Ezekiel also invites us to look for where God is working to build up the people. Notice that the spirit evoked brings about a rattling of the bones, not to assemble skeletons as individuals, but as a vast army. There is a dryness in many people’s lives because they have little experience of being connected in society. For them, the only economy that counts is one that depends on connections they never had and never will. So many are left unconnected because of poverty spread across generations, racism or not having mentors to guide and inspire them about the value of education, hard work, and the self-discipline needed for personal stability.
Already in the short time I have been here, I have been edified by the great work so many of you are doing through various charities, apostolates, labor unions, the business community, government programs, schools, volunteer and civic groups and you should be encouraged to know that helping people get connected, experience being a part of society, is where God is active, working and gracing you in your dedicated ministry and labors. You are using your connections to help those disconnected and that is the work of God.
Our aim should be to make sure that everyone has a place at the table of life, the mother needing prenatal and postnatal care and protection for herself and her child, the former inmate seeking a fresh start, the drug addict who needs someone to help her take one day at a time, the father and mother who want their children to have the educational opportunities other families have – this is the vast army God is inviting us to raise up with him.
Central governments in the Church and the state have enormous power to create bonds, stimulate cooperation and motivate people to work together on the local level. That has always been my approach, seeing the diocesan offices as being at the service of our parishes, to animate them while uniting and building bonds among ourselves as one local Church.
The Hebrew term Ha Aretz, is not just about real estate, turf, or dirt, but it refers to the land on which God’s people live with stability, and a sense of belonging. God’s desire to bring about this sense of belonging is present in the aspirations of every migrant and immigrant, and that is why they need to be respected, treated with justice and welcomed. God is at work in giving people a life of stability, a feeling of being at home, and of living in an environment that satisfies the desires God has placed in their hearts. The work of comprehensive immigration reform is not important because it is on my agenda, but because it is on God’s.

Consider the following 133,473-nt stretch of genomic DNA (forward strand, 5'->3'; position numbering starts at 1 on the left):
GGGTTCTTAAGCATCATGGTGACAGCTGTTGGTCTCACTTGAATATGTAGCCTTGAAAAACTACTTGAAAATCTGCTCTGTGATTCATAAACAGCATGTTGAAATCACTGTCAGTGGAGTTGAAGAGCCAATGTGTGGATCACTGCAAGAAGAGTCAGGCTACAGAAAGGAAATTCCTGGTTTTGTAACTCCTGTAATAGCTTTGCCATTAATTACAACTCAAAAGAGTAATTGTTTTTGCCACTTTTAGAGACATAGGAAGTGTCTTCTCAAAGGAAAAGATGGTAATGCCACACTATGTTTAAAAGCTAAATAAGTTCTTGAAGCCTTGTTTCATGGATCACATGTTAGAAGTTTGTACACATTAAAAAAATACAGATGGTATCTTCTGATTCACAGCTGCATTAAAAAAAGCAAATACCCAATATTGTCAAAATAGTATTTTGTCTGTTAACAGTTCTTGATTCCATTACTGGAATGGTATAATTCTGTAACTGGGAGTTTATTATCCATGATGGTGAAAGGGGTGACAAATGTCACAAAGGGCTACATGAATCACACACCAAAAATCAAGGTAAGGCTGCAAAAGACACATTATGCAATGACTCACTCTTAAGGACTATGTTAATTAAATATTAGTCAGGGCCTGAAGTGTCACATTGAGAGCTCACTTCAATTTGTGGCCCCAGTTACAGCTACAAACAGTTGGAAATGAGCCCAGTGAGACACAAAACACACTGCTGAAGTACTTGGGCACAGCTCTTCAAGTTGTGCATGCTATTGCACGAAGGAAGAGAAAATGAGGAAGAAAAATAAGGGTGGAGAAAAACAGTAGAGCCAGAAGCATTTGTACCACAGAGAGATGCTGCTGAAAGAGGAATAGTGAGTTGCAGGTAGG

But, there are others who feel little sense of belonging and stability. Many youth have no dreams, no real aspirations, no sustaining hope. And so they turn to a destructive world of drugs, gangs, and lethal violence.
There are no easy answers to this, but I am aware that good people within our parishes and in the city are working imaginatively to address this issue. I admire the creativity of bringing gang members together for sports and in other venues to ease growing tensions. I believe that shoring up and strengthening family life and education are also essential ingredients.
You will find in me a ready partner, but also one who believes that this work is not inconsequential, is not an option, because again, it too is on God’s agenda.
For me it is quite humbling as I come to offer servant leadership to this local Church to be associated with lay women and men, clergy, religious and bishops who continue to have an enormous impact in society. That is especially so as I now follow two great predecessors, Cardinal Bernardin and Cardinal George, both intellectual and spiritual leaders, but most of all pastoral men who both have been models of faith and trust in God in having to deal with serious illness as they valiantly continued to shepherd the people of God.
But, it is also true that United States has benefitted from the talents and leadership of many Chicagoans over our nation’s history, contributing common sense Midwestern values in touch with the real lives of people. We are a city that is unafraid to walk through the dry bones.
Tonight Ezekiel encourages us to continue doing so because that is where God is and where God’s agenda begins. It is an agenda that encourages me as I begin my service to welcome new friendships with other leaders in our parishes, in the business community, labor and government, because I recognize the enormous opportunity and promise that God is putting before us as we use our connections to help the disconnected, all the while respecting each other’s challenges.
It is an agenda that has its origins in the very creation of the world, for God’s plan all along has been to make this tiny speck of cosmic dust in the vast universe a land, a home for us all.Spirit, People and Land – these are God’s words to comfort and encourage, words to help us in this graced time and blessed city to keep our focus on all that God is doing, so that our ways may be God’s ways.
And, the promise tonight is that if we keep these three words close to our hearts, all the while remembering our proud heritage of contributing to the good of the nation, then not only will we get things done, but we will probably end up rattling some bones.